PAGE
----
Two Italian fellows tried to nonchalantly walk out of the Mahmoud Khalil Museum in Cairo today with the Van Gogh painting ‘Poppy Flowers’ worth $50 million. Surprisingly they actually made it out with the piece undetected, by cutting the canvas from it’s frame, only to be caught at the Cairo Airport.
This is not the first time this painting has been stolen. Back in 1978 ‘Poppy Flowers’ was heisted from the same museum and finally found nearly two years later in Kuwait.
I think it’s time for the museum to put better security in place. Don’t you agree?
Edit: As of August 23, officials say the painting is still missing.
Now available for a VERY limited time from Riptapparel, is this ‘E.T. Wars’ t-shirt with cool graphic of Darth Vader and Yoda silhouetted, riding a speeder bike against the backdrop of the planet Death Star.
Only $10 bucks. Get it while you can.
When Goldsmith Alexis Kostuk was requested to design a zombie head as a unique birthday present for the client’s boyfriend she jumped at the opportunity. She considered designing the piece out of just wax. Instead, she used a product called Sculpy, which is oven-baked clay, after which she made a mold, injected the mold with wax and used the lost wax process to cast the piece herself, adding a patina to darken the head and sharpen the details.
Stages of the process (in photos) and finished piece…
The words of everyday sounds are collected in this fantastic video titled ‘Words’ made by Everynone (in Collaboration with WNYC’s Radiolab & NPR) and directed by Daniel Mercadante and Will Hoffman.
Every shot blends together seamlessly with the next, forming an interconnectivity, out of no connection at all, and shows everyday life in all it’s mundane glory, which in turn makes life seem extraordinary. Check it out.
Original Score by Keith Kenniff (unseen-music.com)
Let’s face it sequels to horror movies usually suck. Unless of course you’re a ‘Saw’ film, and it takes till the 4th installment to bore you. Cabin Fever 2, directed by Ti West, doesn’t.
It starts off where Cabin Fever (2003) left off, Eli Roth’s first gore-fest film, but it stands alone and becomes another film entirely with only three main connections, the back story, and two film characters. One of which gets killed off right away, so that leaves really only two.
The film opens with the introduction of a lone flesh-eating disease infected Paul (Rider Strong, from the first film), who stumbles onto a country road, as a school bus heads right towards him and ultimately gets turned into a bloody goulash dish served cold on the asphalt. Automatically this sets the tone for what’s to come and you’re suppose take it for what it is…a goriffic horror comedy.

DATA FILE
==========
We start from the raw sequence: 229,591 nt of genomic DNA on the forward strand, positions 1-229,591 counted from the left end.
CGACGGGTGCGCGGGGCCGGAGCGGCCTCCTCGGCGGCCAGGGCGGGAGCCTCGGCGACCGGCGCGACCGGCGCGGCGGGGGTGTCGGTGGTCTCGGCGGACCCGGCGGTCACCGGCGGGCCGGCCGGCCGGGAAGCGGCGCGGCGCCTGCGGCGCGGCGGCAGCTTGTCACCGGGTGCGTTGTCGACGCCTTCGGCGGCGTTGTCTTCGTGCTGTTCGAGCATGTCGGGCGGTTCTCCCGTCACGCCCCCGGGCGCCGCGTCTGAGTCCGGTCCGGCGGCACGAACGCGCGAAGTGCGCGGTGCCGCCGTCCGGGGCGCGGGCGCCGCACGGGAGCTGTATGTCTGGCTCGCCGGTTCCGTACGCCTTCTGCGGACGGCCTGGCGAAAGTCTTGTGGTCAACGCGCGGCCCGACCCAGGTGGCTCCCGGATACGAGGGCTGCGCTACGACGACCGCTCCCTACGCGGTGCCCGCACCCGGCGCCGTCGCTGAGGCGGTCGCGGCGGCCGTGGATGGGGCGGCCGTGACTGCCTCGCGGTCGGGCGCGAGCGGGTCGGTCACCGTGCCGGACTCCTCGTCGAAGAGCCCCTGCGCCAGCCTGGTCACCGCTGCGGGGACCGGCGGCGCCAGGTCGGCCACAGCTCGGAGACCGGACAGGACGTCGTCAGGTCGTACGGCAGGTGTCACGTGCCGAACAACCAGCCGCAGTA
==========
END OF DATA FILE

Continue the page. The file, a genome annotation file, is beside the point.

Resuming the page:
Winston, the kooky police officer, also from the first film, is first on scene after the demise of poor Paul, proceeds to tell the bus driver he merely hit a moose and not to worry, in his standard filthy mouthed, sex-on-the-brain tirade.
On a recent trip to Washington, DC, we made it a point to visit the Arlington National Cemetery (America’s most revered burial ground) and would like to share with you the journey, through photos and videos we took, showing the Changing of the Guard at the Tomb of the Unknowns, also known as the Tomb of the Unknown Soldier, a monument dedicated to American servicemen who have died without their remains being identified, JFK’s burial site and Arlington House.
You will also learn some American history in the process, as we have added as much information as we could about everything you’re about to see.
The following few shots are of the headstones, which are a sea of white in every direction. They all line up in a row perfectly no matter where you are standing. They are suppose to represent soldiers standing at attention, and to save space. Arlington National is still an active cemetery, holding anywhere from 20 to 30 funerals daily.
They say the cemetery will run out of room by the year 2060, however they have recently or are currently trying to purchase additional land. All these headstones shot were taking as we were cruising along on our mobile tour.